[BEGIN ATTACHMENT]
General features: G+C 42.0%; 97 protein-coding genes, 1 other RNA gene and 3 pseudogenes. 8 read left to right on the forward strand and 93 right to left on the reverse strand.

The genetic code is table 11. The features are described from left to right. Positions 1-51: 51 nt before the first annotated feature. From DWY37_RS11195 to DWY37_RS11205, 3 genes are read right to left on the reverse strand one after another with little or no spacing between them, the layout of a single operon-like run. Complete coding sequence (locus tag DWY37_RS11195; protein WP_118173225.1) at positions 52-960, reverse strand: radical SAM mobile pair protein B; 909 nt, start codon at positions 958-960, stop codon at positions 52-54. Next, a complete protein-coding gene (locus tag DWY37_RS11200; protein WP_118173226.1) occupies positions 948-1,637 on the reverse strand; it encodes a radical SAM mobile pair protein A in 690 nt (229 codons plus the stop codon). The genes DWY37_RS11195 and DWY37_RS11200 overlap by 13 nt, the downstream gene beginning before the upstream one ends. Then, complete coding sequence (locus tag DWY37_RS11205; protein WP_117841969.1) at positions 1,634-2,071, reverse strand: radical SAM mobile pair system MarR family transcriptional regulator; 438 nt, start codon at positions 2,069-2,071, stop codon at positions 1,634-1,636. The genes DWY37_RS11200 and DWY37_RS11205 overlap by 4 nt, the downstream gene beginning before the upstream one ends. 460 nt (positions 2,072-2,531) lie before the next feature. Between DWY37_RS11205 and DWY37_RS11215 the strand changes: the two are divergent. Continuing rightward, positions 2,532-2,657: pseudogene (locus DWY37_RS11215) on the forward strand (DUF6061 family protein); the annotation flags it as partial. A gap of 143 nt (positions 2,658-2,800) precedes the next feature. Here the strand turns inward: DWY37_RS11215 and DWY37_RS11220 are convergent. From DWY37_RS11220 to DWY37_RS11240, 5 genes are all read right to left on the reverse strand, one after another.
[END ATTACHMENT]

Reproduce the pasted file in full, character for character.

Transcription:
General features: G+C 42.0%; 97 protein-coding genes, 1 other RNA gene and 3 pseudogenes. 8 read left to right on the forward strand and 93 right to left on the reverse strand.

The genetic code is table 11. The features are described from left to right. Positions 1-51: 51 nt before the first annotated feature. From DWY37_RS11195 to DWY37_RS11205, 3 genes are read right to left on the reverse strand one after another with little or no spacing between them, the layout of a single operon-like run. Complete coding sequence (locus tag DWY37_RS11195; protein WP_118173225.1) at positions 52-960, reverse strand: radical SAM mobile pair protein B; 909 nt, start codon at positions 958-960, stop codon at positions 52-54. Next, a complete protein-coding gene (locus tag DWY37_RS11200; protein WP_118173226.1) occupies positions 948-1,637 on the reverse strand; it encodes a radical SAM mobile pair protein A in 690 nt (229 codons plus the stop codon). The genes DWY37_RS11195 and DWY37_RS11200 overlap by 13 nt, the downstream gene beginning before the upstream one ends. Then, complete coding sequence (locus tag DWY37_RS11205; protein WP_117841969.1) at positions 1,634-2,071, reverse strand: radical SAM mobile pair system MarR family transcriptional regulator; 438 nt, start codon at positions 2,069-2,071, stop codon at positions 1,634-1,636. The genes DWY37_RS11200 and DWY37_RS11205 overlap by 4 nt, the downstream gene beginning before the upstream one ends. 460 nt (positions 2,072-2,531) lie before the next feature. Between DWY37_RS11205 and DWY37_RS11215 the strand changes: the two are divergent. Continuing rightward, positions 2,532-2,657: pseudogene (locus DWY37_RS11215) on the forward strand (DUF6061 family protein); the annotation flags it as partial. A gap of 143 nt (positions 2,658-2,800) precedes the next feature. Here the strand turns inward: DWY37_RS11215 and DWY37_RS11220 are convergent. From DWY37_RS11220 to DWY37_RS11240, 5 genes are all read right to left on the reverse strand, one after another.